Gilliard Dairy Month Chairman

Rising FHS 9th-grader represents Knox County

In a 4-H competition, rising Farragut High School freshman Laura Gilliard shows one of her Nubian dairy goats. Gilliard has been chosen as Knox County 2018 Dairy Month Chairman.
Farragut High School rising ninth-grader Laura Gilliard has been chosen as this year’s Dairy Month Chairman for Knox County as the nation celebrates National Dairy Month.

“Tennessee celebrates June Dairy Month by hosting events in the community and through 4-H,” said Casey Abernathy, farmer relations communications manager with The Dairy Alliance. “Each year, a 4-H student is chosen to represent (his/her) county as June Dairy Month Chairman.

“Students help lead the initiative to inform their community about dairy products,” she added.

Gilliard was honored at the Tennessee June Dairy Month kick-off event at Battle Mountain Farm in College Grove Wednesday, May 30. The event included recognition from Celeste Blackburn, American Dairy Association of Tennessee president.

“I am very excited and thankful for having this opportunity,” said Gilliard, daughter of Bryant and Heather Gilliard of Farragut. “Being chosen to be a chairman, for me, is a way that I can help others and educate the public.

“A friend of the family is involved with both dairy and beef cattle, so I am very aware of what is happening to all the dairy farms across Tennessee,” she added.

Gilliard, who has been a 4-H member since the fourth grade, raises Nubian dairy goats, as well as beef cattle.

“My mom was in 4-H briefly when she was younger and was in the sheep project,” Gilliard said. “She and my grandfather, Pappy, encouraged me to try it.

“I was hooked, and I became a very active member,” she said.

Gilliard participates in most of the project groups, which include line and design, forestry and wildlife, livestock, veterinary science, public speaking, leadership, citizenship, judging teams, and horse and pony.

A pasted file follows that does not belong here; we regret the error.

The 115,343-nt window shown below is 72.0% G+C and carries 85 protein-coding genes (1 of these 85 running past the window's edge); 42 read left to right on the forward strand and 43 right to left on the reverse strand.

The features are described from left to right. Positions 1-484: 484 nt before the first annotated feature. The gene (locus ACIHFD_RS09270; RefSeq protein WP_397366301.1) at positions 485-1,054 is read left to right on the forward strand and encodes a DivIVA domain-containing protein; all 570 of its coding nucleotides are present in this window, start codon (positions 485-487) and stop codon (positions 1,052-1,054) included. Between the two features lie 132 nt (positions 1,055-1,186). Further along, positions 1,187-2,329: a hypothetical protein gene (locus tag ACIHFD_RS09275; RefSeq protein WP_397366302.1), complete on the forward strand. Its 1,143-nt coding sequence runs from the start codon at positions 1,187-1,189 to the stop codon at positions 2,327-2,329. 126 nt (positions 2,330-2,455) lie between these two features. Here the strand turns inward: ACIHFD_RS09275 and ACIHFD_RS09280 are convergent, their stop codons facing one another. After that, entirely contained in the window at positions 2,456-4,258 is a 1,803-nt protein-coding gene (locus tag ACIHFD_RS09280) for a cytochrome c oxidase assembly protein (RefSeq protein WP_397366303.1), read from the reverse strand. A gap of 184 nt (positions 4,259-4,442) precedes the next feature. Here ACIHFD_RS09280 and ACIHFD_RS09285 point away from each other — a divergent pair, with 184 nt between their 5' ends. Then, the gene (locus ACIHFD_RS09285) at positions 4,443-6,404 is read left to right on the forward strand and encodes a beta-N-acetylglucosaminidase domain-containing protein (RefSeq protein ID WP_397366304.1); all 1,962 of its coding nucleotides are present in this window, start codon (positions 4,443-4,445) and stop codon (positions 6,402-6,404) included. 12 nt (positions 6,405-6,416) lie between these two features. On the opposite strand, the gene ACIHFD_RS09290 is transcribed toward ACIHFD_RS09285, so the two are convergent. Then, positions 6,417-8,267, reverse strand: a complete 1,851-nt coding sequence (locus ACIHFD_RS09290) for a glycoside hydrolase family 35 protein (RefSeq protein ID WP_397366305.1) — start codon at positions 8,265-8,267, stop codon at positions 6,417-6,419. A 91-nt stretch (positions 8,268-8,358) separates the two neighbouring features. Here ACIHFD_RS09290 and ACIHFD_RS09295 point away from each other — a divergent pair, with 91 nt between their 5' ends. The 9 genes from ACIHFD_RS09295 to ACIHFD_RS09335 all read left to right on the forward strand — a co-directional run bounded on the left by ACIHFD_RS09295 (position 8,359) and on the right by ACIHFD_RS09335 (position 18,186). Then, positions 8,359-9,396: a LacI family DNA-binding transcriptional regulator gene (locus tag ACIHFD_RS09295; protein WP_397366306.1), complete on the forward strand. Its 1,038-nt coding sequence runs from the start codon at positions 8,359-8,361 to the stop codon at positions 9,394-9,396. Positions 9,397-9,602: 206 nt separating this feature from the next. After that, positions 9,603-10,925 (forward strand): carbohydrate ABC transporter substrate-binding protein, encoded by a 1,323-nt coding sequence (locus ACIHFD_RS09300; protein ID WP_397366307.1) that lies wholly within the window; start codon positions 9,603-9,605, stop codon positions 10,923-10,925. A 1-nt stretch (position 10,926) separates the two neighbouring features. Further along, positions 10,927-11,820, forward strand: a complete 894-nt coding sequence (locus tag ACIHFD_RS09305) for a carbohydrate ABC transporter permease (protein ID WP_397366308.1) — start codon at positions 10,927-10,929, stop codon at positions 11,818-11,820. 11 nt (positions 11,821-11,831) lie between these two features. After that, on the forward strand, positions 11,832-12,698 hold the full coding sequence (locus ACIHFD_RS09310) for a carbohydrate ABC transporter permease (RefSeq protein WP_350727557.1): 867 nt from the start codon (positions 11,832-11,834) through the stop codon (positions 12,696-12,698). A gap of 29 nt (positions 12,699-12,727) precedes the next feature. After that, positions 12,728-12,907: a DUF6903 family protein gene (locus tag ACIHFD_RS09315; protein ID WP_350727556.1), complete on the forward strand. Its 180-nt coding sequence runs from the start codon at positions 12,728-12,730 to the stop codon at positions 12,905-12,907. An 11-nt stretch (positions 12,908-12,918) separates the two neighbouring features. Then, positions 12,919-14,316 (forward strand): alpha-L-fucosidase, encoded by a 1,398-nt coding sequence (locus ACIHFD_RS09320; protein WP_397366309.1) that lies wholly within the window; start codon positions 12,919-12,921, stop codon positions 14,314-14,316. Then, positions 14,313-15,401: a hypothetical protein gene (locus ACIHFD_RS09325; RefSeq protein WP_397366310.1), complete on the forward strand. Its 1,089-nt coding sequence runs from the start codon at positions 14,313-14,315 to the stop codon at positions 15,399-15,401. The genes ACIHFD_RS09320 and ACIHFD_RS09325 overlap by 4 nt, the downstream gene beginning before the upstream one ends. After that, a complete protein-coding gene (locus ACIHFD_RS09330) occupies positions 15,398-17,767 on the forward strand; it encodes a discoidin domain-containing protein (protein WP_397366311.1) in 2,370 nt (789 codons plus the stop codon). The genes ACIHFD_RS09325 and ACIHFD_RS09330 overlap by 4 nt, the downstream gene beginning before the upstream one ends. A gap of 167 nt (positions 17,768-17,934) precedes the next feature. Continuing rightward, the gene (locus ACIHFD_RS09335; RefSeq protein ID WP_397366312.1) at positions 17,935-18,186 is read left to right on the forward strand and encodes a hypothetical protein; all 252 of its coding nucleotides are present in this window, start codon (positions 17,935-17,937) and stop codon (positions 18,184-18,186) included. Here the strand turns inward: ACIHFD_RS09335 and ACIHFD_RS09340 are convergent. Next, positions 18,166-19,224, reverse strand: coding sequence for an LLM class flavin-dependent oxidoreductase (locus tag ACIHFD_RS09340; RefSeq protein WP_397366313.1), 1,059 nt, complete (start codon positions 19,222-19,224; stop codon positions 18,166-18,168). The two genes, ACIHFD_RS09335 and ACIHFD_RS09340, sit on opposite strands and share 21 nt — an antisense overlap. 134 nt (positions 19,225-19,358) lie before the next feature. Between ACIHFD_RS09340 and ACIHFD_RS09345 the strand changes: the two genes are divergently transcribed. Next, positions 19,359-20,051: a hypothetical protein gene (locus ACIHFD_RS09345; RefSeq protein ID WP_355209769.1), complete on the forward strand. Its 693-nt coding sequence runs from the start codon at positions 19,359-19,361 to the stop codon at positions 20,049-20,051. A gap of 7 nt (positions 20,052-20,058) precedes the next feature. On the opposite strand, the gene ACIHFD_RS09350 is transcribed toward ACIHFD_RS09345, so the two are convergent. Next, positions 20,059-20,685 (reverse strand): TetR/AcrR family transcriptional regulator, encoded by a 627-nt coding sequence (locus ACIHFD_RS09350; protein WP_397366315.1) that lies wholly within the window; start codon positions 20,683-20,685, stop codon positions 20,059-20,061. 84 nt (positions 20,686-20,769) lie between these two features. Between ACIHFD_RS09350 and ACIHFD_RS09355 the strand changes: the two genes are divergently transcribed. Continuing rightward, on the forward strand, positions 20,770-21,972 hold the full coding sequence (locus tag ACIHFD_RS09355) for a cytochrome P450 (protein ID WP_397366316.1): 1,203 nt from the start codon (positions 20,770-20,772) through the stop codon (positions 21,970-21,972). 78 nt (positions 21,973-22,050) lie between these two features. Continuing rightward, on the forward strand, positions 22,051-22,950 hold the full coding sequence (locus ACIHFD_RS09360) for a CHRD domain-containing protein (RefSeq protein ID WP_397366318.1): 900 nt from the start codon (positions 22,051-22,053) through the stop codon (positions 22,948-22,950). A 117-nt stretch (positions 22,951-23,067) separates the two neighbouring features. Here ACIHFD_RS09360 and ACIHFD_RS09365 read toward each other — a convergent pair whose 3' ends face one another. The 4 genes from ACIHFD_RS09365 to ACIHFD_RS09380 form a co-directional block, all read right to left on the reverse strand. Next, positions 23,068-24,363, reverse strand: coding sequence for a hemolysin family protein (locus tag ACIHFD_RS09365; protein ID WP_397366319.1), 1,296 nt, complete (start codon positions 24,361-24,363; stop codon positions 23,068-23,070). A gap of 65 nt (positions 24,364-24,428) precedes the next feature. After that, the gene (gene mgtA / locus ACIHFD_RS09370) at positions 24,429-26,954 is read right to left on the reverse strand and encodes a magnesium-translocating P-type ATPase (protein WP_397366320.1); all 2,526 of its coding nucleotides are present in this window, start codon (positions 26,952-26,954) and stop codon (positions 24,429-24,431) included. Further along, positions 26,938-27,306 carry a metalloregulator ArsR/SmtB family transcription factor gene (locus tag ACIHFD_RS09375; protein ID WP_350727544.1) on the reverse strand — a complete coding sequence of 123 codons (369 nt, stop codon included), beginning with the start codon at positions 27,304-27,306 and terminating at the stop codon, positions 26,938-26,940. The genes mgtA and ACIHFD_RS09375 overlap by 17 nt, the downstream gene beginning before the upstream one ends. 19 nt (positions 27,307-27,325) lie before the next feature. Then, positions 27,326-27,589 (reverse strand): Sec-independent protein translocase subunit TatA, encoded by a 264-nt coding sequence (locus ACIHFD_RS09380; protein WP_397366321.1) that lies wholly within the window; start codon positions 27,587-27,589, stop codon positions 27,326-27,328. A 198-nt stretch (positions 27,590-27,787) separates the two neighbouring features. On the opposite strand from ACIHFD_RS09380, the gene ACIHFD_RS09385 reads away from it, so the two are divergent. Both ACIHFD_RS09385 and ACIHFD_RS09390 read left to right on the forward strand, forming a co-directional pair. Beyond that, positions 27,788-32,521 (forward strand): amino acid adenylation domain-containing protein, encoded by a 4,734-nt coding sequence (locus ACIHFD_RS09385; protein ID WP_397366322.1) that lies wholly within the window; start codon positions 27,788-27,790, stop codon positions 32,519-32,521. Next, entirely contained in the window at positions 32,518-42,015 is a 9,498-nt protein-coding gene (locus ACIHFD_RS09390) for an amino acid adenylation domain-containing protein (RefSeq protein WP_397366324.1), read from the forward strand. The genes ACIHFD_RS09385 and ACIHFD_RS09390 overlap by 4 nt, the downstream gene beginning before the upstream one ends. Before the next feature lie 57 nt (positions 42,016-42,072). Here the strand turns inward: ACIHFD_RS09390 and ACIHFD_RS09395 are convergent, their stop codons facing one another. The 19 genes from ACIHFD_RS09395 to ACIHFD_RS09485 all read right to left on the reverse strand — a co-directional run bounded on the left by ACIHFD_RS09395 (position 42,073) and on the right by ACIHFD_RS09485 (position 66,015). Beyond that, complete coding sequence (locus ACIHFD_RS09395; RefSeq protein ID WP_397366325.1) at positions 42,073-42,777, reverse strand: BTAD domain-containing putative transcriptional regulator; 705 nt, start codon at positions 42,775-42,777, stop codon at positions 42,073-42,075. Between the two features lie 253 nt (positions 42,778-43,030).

“I started out with the Chick-Chain project, raising 14 chicks from 1 day old in March and then selling them after our competition in July,” she said. “I went on to continue to show poultry, cats, beef cattle, dairy goats and dog agility. In my busy years of being in 4-H, I have learned so much, met amazing people and made multiple tight friendships. I have grown in my leadership and citizenship skills, along with improving my communicating techniques.

“The best part of being in 4-H for me is all the wonderful memories that I have made and friends that I have met thanks to 4-H,” she added.

Gilliard’s grandfather inspired her to raise cattle to show.

“Pappy had raised beef cattle since before I was born, and I wanted to show (them),” she said. “He halter-broke a steer for me, and I was going to the weekly beef meetings that were lead by some friends in Loudon County.

“Soon, I wished to become more involved in the livestock project,” Gilliard added. “Pappy asked me if I wanted to do goats or sheep. I chose goats because my aunt raises them, and I thought that it would be best to already know someone with experience with that species.

“When raising goats, there is never a dull moment. They are funny and energetic, and sometimes I just want to sit down and watch them.”

The Gilliards do not sell goat milk.

“When we do milk our does (female goats), it is almost always fed to the bottle babies who otherwise drink a goat milk formula,” Gilliard said.

However, she said she has wanted to learn how to make goat milk soap.

“A friend of the family knows how to make it,” Gilliard added. “Making cheese would be fun to make, but that is another item that I have not yet learned how to make.

“The best thing about raising goats is that my whole family is involved,” she added. “Both me and my sister show them during the summer, and we have a great time.

“I have learned a lot through studying for goat skill-a-thon, a test taken at shows to test the exhibitor’s knowledge.

“Being around goats and other animals has deepened my love for them, and my desire to have a career doing something with them is stronger,” Gilliard said.